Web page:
Golden Focaccia Bakealong: Challenge #13

bakealong-logoWelcome to our August bakealong challenge. Each month, we’ll announce a new recipe for you to try, along with helpful tips and step-by-step instructions here on our blog. We invite you to bake this month’s recipe, Golden Focaccia, then share a photo of your creation, tagging it #bakealong. Enjoy!

We recently wrapped up the first year of our Bakealong challenge, and decided to take stock by asking for feedback from you, our readers.

An email and Facebook survey revealed most of you feel the recipes featured over the past 12 months were appropriately challenging and interesting, and the tips and photos were key to baking success.

One bit of information we hadn’t expected: you want to try more international recipes. So we decided to kick off our second year of Bakealong with a classic Italian country recipe: focaccia.

Maybe you’ve tasted the American version of this flatbread, typically thick and tender with a soft crust. Easily split in half for sandwiches, our recipe for Blitz Bread: No-Fuss Focaccia is a good representative of the genre.

Now we’d like you to learn about true focaccia, the kind made in Italian towns from Genoa to Catania. Our Golden Focaccia Bakealong will show you how to create the real thing: Italian focaccia, usually a bit thinner than American-style, crusty and chewy and topped with olive oil, salt, pepper, and a scattering of herbs.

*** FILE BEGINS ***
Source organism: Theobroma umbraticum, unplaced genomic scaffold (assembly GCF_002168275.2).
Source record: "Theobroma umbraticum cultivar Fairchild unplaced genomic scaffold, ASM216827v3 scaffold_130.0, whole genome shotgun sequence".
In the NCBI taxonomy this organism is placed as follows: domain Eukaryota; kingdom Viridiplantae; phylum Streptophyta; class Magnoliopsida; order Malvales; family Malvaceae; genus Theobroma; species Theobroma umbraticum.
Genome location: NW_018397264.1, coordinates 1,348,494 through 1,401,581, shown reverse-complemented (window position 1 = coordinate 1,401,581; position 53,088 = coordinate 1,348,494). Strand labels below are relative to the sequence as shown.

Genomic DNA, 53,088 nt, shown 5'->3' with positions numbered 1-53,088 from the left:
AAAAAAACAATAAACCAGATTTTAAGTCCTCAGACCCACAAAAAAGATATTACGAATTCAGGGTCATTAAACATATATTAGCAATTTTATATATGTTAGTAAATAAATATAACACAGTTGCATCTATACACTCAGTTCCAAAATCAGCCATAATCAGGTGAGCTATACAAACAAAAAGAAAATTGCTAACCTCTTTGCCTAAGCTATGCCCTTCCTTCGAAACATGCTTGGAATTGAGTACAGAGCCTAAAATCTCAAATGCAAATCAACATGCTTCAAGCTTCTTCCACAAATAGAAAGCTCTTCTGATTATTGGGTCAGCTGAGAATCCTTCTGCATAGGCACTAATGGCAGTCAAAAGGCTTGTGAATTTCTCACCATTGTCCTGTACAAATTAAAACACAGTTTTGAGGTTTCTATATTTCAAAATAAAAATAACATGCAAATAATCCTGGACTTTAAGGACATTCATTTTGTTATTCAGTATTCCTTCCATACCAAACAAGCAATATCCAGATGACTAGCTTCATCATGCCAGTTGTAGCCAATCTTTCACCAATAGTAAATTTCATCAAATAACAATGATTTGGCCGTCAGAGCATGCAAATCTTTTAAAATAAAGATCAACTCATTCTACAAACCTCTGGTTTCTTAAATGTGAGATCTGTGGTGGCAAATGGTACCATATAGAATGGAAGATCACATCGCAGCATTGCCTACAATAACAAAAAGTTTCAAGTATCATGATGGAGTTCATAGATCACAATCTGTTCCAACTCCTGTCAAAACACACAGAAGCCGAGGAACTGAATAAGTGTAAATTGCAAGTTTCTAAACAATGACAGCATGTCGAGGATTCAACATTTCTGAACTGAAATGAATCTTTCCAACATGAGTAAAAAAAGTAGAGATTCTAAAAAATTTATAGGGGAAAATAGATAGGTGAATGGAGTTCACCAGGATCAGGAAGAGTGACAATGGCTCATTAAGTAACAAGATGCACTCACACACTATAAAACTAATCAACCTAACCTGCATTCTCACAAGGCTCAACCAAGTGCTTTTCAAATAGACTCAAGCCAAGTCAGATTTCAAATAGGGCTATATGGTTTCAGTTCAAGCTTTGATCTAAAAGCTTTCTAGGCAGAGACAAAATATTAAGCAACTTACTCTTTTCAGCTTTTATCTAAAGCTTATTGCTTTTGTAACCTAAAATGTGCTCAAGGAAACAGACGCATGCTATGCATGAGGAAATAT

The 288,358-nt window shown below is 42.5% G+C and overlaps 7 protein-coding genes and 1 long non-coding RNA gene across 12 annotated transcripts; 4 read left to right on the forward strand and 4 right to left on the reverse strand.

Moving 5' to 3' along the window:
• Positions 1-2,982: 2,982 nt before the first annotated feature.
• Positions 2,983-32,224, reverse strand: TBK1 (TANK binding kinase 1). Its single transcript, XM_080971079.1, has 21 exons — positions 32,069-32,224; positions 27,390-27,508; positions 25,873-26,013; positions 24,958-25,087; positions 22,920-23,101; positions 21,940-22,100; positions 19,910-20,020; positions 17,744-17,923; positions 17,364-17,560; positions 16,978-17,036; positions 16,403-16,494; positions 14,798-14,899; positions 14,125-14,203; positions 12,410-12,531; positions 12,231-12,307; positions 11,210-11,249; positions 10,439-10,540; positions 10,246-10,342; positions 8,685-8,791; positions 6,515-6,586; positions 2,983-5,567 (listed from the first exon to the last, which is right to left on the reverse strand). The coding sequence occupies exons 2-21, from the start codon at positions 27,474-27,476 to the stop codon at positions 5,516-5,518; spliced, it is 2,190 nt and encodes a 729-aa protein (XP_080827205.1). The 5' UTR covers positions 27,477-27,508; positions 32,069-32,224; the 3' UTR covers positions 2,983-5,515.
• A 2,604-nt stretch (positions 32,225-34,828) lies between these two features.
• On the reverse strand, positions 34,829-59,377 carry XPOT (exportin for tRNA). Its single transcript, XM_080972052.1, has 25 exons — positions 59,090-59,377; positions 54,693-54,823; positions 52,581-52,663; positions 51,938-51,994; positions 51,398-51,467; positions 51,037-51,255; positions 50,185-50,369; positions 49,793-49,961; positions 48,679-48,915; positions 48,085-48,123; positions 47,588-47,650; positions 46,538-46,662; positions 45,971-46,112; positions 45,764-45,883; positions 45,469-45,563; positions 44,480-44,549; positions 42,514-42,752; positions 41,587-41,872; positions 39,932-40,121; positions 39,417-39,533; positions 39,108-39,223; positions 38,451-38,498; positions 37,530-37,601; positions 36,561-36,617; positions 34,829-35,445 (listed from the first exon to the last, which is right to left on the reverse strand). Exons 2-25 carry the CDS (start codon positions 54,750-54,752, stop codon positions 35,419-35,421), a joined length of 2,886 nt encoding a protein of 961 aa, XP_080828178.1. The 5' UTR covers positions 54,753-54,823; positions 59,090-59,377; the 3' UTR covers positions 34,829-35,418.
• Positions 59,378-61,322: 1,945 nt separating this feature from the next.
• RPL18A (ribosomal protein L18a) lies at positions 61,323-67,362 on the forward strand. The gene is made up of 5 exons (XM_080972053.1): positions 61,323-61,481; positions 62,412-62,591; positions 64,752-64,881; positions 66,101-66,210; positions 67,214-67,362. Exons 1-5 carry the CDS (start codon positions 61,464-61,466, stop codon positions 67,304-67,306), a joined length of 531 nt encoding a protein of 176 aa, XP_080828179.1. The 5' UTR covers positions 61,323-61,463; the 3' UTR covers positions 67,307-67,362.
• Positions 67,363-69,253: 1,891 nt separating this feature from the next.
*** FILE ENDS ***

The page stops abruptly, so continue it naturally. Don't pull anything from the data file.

Golden Focaccia Bakealong via @kingarthurflour

Fancy versions of focaccia will have chopped olives or onions, plus maybe a few curls of shaved Parmesan. But one trait common to all native Italian focaccia is this: there’s no iconic recipe, and it’s never made exactly the same way twice. Focaccia is a casual bread, enjoyed warm from the oven with family and friends — a dish made for sharing.

The Golden Focaccia #bakealong challenge: rustic bread straight from the Italian countryside. Click To Tweet

Golden Focaccia Bakealong via @kingarthurflour

Make the overnight starter

1/2 cup cool water
1/16 teaspoon (a big pinch) instant yeast or active dry yeast
1 cup (4 1/4 ounces) King Arthur Unbleached All-Purpose Flour

Mix the water and 1/16 teaspoon yeast, then add the flour, stirring until the flour is incorporated. The starter will be paste-like; it won’t form a ball.

Golden Focaccia Bakealong via @kingarthurflour

Cover and let rest at room temperature for about 14 hours; the starter will be bubbly. If you make this in the late afternoon, it’ll be ready to go by the next morning.